Human body as a breeding ground for nature

A similar approach to human waste was taken by Dutch innovator Michelle Baggerman, who works with material designer Jessica den Hartog, as part of Studio Bureau Baggerman. The duo presented at Material District Project Chrysalis, the studio’s idea of ​​​​turning plastic waste into yarn, and although it is currently only considered a product for interior purposes, Baggerman’s idea adds an important element to alternative textile production.

While the use of PET is already quite prominent in recycling processes, HDPE (plastic from shampoo bottles, among others) is something that is seen less often, which prompted Baggerman to investigate its use. Baggerman, who is now in the early stages of development and looking for partners to develop it further, told FashionUnited: “We’re just focusing on the material now – what quality it is and whether we can make it on a larger scale. can make.”

Baggerman, who has worked with plastic for the past five years, said it was important to talk about the use of human waste in textile production because we often don’t think about it as a material, even though it’s something we use every day. . “The future is thinking about what we can do with materials that are already out there, what colors are there and how we can use them,” she said.

While there are currently no plans to implement the material in the fashion industry, probably due to its more rigid consistency, Baggerman’s project does offer an interesting look at circular textile production and the opportunities our waste offers. “If you’re a designer, you have to think about these things,” she added.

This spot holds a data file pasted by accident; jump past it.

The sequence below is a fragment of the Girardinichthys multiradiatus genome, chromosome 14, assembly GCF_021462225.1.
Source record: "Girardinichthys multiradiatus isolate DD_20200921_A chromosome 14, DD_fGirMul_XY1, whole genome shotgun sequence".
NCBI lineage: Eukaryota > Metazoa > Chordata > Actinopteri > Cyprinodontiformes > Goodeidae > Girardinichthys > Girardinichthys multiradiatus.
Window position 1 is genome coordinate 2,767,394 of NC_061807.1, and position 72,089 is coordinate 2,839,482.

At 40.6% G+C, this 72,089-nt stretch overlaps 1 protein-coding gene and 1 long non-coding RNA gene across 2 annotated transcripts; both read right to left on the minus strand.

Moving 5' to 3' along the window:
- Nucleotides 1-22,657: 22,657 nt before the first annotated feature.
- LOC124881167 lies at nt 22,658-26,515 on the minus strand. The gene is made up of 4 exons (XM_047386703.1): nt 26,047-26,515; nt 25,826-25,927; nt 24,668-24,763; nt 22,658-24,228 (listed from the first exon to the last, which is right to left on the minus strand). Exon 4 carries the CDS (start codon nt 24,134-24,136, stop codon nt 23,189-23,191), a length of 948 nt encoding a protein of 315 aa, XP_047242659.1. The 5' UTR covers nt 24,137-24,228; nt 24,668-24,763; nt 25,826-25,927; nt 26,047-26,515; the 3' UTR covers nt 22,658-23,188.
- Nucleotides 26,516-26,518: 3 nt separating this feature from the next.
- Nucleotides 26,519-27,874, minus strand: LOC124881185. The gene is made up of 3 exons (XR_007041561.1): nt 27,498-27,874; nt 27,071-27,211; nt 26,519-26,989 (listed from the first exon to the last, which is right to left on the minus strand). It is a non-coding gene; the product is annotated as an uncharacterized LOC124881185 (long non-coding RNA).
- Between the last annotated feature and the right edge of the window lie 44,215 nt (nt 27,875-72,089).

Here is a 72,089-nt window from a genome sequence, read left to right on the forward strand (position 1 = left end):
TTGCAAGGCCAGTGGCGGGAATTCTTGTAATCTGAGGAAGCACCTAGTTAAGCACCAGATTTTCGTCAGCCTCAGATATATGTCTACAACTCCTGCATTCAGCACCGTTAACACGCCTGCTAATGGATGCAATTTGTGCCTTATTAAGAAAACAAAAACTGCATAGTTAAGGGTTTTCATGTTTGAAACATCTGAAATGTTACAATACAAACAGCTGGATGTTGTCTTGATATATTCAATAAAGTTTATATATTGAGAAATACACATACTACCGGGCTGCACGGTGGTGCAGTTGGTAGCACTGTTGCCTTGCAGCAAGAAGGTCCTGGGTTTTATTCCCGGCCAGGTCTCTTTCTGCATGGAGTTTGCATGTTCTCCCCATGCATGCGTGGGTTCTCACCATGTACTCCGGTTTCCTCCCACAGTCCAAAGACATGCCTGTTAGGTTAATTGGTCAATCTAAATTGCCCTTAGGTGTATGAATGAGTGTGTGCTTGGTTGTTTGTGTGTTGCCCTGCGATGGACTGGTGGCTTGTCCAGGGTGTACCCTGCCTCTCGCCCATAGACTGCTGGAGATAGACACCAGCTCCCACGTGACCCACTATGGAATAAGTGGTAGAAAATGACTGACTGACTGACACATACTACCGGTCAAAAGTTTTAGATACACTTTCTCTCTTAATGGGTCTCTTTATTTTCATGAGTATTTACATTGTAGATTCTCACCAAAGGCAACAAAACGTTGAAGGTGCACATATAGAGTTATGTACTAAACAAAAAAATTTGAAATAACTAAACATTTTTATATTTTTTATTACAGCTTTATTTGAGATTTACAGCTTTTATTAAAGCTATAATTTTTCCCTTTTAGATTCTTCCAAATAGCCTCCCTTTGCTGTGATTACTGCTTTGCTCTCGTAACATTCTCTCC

Image: Studio Charde Brouwer, photo by Melanie Schaap Model: Lisa Licht

Another surprising idea presented was the concept of using the human body as a way of impacting the environment. Afterlife, a project under development by the Dutch Charde Brouwer, took this idea further with a concept in which our own body becomes a breeding ground for nature. Through her research, Brouwer has found a way to continue to restore the world around us, even after we die, by using biodegradable materials for clothing that can stimulate nature’s growth and help her rebuild.

“What if our last breath could be one of giving back,” said Brouwer at the introduction of the project in a presentation. “After our death, the earth could still use our bodies to feed itself. By combining a material with our body, we can make a beginning of an end.”

Brouwer questioned burying ourselves in polyester and digging up trees to put them back in the ground, a process that is not circular at the moment. The materials produced by Brouwer have a structure that resembles leather, are flexible enough to make a garment and are all colored with natural ingredients from fruit and vegetables.

Brouwer’s idea, which is still in its early stages, is aimed at providing a fully personalized experience, where the final wearer or their family can choose the colors and patterns of the material as well as flower seeds that can be incorporated into the final garment. processed and will grow where the person is buried. Although it is a murky subject, Brouwer believes this method will change the meaning of cemeteries and give new purpose to life after death.

While many concepts around the use of human waste are still in their early stages, it is becoming increasingly clear what opportunities there are for reusing these materials that already exist and that, more often than not, surround us every day. While many of these designers have faced challenges not only in their experiments but also in the reactions of outsiders, they are determined to help change our perspective, in the hope that the industry will finally see no more waste but a material that ready to use.

This article was previously published on FashionUnited UK. Translation and editing by Caitlyn Terra.

Image: Studio Charde Brouwer